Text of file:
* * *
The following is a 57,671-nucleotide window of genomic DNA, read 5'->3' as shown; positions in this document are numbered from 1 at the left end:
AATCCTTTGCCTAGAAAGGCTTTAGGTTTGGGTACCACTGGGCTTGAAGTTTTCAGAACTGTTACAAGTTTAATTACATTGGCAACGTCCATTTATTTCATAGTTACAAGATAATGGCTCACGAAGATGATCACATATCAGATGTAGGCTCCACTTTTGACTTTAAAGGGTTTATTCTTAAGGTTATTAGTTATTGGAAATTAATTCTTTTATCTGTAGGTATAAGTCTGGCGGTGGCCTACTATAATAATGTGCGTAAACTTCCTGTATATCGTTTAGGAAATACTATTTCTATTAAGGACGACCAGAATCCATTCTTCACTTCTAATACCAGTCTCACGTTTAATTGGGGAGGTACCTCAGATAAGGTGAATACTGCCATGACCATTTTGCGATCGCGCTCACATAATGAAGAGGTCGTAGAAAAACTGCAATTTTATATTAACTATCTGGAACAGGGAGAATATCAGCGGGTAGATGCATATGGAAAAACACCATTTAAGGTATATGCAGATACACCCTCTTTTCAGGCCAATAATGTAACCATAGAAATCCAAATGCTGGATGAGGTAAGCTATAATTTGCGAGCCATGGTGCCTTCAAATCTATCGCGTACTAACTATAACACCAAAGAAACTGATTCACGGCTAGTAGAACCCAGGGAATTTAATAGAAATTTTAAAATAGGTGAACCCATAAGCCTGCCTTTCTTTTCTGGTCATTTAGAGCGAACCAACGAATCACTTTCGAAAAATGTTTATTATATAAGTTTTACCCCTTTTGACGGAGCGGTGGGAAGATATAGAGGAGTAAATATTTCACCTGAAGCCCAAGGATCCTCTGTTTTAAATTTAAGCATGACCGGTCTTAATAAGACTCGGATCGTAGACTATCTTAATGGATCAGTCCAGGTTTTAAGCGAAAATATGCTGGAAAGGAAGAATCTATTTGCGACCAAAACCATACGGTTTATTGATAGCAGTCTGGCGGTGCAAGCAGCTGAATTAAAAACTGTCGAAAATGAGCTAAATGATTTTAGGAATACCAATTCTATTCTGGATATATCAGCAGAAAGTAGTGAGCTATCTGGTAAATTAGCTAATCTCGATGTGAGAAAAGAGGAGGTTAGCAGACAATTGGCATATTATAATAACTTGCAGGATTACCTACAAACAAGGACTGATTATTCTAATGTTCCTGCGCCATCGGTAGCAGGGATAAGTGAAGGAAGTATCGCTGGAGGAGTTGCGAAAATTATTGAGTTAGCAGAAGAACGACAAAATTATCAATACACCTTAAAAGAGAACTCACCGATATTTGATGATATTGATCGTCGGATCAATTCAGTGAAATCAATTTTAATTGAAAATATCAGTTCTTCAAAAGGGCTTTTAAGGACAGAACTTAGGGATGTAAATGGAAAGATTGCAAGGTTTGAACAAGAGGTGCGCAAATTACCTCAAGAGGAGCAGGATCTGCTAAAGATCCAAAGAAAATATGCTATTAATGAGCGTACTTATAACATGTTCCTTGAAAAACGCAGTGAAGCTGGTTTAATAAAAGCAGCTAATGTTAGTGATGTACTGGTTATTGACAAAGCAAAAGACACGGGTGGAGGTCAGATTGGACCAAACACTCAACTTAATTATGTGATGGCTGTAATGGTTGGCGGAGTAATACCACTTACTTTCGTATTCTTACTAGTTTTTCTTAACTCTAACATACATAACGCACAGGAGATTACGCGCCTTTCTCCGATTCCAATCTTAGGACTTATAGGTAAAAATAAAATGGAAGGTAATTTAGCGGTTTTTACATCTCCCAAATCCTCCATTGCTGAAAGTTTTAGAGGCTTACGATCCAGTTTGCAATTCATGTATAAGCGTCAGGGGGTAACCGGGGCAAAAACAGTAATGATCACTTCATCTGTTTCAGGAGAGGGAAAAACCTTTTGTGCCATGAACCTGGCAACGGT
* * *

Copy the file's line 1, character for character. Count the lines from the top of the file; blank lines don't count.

The following is a 57,671-nucleotide window of genomic DNA, read 5'->3' as shown; positions in this document are numbered from 1 at the left end: